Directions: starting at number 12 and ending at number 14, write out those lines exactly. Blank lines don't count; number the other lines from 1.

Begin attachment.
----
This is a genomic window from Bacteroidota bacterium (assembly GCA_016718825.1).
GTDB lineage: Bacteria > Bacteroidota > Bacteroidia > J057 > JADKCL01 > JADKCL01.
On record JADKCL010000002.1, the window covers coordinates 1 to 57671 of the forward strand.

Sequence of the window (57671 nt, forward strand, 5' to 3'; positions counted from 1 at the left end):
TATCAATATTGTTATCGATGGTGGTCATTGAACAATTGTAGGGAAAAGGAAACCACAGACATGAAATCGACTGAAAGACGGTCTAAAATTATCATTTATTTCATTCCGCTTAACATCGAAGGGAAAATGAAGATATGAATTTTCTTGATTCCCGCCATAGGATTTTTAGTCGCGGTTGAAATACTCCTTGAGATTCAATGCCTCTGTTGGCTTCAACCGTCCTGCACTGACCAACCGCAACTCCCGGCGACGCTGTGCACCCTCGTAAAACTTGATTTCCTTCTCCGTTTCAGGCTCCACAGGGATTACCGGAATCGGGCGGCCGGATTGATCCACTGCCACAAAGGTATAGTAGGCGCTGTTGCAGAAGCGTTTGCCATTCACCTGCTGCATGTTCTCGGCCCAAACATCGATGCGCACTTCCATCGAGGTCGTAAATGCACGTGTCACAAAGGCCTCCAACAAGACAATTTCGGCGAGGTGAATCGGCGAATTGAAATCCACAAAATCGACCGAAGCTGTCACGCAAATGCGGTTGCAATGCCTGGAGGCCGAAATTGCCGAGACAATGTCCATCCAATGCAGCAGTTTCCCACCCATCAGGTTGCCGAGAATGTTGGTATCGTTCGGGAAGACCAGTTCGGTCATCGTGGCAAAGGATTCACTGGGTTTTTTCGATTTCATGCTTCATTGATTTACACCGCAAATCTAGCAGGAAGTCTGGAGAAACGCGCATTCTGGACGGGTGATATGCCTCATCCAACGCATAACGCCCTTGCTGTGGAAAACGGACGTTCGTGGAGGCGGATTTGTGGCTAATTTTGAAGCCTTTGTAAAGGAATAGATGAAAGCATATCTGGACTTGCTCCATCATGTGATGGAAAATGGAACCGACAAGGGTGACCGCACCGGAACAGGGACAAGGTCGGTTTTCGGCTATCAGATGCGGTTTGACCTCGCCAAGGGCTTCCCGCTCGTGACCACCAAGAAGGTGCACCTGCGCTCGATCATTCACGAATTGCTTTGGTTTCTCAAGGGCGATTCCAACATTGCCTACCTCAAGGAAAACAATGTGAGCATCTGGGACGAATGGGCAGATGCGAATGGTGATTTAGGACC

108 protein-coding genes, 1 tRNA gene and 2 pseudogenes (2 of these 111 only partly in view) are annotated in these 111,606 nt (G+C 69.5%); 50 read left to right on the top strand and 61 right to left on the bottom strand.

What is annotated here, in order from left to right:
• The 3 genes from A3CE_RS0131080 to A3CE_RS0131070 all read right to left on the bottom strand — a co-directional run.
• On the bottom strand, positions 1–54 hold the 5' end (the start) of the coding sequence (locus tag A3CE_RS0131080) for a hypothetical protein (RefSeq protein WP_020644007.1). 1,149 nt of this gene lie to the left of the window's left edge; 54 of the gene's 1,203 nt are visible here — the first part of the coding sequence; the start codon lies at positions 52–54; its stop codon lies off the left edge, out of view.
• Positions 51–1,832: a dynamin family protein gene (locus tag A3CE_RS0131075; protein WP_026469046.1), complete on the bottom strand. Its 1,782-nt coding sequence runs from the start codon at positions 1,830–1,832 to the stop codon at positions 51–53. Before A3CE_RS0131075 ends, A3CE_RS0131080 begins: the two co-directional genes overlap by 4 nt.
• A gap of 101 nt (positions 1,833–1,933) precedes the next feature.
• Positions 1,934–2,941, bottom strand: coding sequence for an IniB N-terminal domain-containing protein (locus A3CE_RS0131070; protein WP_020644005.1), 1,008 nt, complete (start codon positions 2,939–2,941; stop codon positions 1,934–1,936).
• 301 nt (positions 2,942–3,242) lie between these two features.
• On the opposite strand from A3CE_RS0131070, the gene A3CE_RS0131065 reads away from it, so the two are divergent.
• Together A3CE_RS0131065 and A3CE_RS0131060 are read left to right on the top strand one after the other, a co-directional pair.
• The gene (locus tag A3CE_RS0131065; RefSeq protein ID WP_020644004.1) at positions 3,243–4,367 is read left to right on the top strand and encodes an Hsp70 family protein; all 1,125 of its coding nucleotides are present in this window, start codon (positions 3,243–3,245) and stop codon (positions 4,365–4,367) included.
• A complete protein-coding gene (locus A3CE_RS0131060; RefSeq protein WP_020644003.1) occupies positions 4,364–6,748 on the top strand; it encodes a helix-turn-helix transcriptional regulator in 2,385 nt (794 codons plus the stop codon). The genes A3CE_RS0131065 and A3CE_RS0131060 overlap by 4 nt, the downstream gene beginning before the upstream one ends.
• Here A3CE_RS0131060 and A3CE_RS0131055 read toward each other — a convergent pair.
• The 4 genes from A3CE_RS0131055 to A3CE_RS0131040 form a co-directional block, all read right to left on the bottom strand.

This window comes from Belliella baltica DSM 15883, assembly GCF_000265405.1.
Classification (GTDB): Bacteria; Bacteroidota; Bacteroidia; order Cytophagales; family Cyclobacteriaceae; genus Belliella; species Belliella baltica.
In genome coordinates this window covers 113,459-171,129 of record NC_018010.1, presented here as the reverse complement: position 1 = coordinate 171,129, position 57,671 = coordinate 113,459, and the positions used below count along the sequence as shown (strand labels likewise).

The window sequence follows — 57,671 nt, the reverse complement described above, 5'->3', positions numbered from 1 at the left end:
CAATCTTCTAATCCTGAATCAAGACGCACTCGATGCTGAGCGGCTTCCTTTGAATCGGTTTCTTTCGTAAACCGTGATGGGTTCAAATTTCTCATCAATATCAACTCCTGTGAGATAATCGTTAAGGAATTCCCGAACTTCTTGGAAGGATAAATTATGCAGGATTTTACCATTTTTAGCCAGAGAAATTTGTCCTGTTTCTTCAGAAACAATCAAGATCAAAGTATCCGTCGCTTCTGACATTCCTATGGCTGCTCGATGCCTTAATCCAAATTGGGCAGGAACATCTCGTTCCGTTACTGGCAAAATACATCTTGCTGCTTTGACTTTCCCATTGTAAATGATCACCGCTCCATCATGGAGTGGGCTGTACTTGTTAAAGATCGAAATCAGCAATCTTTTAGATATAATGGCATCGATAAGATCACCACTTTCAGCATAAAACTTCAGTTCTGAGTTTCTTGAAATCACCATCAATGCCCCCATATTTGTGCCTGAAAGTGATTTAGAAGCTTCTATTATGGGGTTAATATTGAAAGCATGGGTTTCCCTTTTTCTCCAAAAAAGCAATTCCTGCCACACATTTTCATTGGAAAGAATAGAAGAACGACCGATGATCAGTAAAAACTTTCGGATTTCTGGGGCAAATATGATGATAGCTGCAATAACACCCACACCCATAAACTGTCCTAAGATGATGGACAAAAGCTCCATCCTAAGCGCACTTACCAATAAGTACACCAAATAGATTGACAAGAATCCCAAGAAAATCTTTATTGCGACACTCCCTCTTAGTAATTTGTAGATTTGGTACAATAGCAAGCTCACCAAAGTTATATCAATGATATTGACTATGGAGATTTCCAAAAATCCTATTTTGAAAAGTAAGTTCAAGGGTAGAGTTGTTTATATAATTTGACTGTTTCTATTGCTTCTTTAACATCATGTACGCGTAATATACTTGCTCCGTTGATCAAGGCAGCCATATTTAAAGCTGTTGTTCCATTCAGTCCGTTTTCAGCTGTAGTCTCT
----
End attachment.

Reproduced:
• Positions 1,934–2,941, bottom strand: coding sequence for an IniB N-terminal domain-containing protein (locus A3CE_RS0131070; protein WP_020644005.1), 1,008 nt, complete (start codon positions 2,939–2,941; stop codon positions 1,934–1,936).
• 301 nt (positions 2,942–3,242) lie between these two features.
• On the opposite strand from A3CE_RS0131070, the gene A3CE_RS0131065 reads away from it, so the two are divergent.